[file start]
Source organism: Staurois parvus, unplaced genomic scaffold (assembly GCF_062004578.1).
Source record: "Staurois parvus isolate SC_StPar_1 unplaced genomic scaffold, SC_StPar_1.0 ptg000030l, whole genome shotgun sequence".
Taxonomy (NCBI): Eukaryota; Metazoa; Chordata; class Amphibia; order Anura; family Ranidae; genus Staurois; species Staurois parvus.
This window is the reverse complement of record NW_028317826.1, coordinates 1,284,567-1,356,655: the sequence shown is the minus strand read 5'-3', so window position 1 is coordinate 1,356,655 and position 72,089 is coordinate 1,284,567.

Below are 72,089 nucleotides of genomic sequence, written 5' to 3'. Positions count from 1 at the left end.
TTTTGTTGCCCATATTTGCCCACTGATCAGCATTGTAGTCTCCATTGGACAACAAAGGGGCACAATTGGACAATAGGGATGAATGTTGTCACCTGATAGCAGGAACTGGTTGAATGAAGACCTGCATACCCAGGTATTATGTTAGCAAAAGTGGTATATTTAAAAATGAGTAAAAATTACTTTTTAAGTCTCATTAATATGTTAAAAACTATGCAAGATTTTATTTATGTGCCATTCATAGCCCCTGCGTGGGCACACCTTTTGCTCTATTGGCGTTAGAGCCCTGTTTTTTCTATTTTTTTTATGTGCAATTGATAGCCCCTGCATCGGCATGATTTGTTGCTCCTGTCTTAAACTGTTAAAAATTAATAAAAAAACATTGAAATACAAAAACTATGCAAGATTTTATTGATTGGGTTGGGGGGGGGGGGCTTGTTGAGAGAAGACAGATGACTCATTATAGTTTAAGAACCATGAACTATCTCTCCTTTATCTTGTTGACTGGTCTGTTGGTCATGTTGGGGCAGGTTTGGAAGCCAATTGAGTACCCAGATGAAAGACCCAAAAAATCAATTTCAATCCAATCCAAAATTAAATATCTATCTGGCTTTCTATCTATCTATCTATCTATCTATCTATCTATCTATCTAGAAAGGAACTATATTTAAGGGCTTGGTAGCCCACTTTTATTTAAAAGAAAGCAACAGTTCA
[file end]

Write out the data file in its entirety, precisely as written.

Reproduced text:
Source organism: Staurois parvus, unplaced genomic scaffold (assembly GCF_062004578.1).
Source record: "Staurois parvus isolate SC_StPar_1 unplaced genomic scaffold, SC_StPar_1.0 ptg000030l, whole genome shotgun sequence".
Taxonomy (NCBI): Eukaryota; Metazoa; Chordata; class Amphibia; order Anura; family Ranidae; genus Staurois; species Staurois parvus.
This window is the reverse complement of record NW_028317826.1, coordinates 1,284,567-1,356,655: the sequence shown is the minus strand read 5'-3', so window position 1 is coordinate 1,356,655 and position 72,089 is coordinate 1,284,567.

Below are 72,089 nucleotides of genomic sequence, written 5' to 3'. Positions count from 1 at the left end.
TTTTGTTGCCCATATTTGCCCACTGATCAGCATTGTAGTCTCCATTGGACAACAAAGGGGCACAATTGGACAATAGGGATGAATGTTGTCACCTGATAGCAGGAACTGGTTGAATGAAGACCTGCATACCCAGGTATTATGTTAGCAAAAGTGGTATATTTAAAAATGAGTAAAAATTACTTTTTAAGTCTCATTAATATGTTAAAAACTATGCAAGATTTTATTTATGTGCCATTCATAGCCCCTGCGTGGGCACACCTTTTGCTCTATTGGCGTTAGAGCCCTGTTTTTTCTATTTTTTTTATGTGCAATTGATAGCCCCTGCATCGGCATGATTTGTTGCTCCTGTCTTAAACTGTTAAAAATTAATAAAAAAACATTGAAATACAAAAACTATGCAAGATTTTATTGATTGGGTTGGGGGGGGGGGGCTTGTTGAGAGAAGACAGATGACTCATTATAGTTTAAGAACCATGAACTATCTCTCCTTTATCTTGTTGACTGGTCTGTTGGTCATGTTGGGGCAGGTTTGGAAGCCAATTGAGTACCCAGATGAAAGACCCAAAAAATCAATTTCAATCCAATCCAAAATTAAATATCTATCTGGCTTTCTATCTATCTATCTATCTATCTATCTATCTATCTATCTAGAAAGGAACTATATTTAAGGGCTTGGTAGCCCACTTTTATTTAAAAGAAAGCAACAGTTCA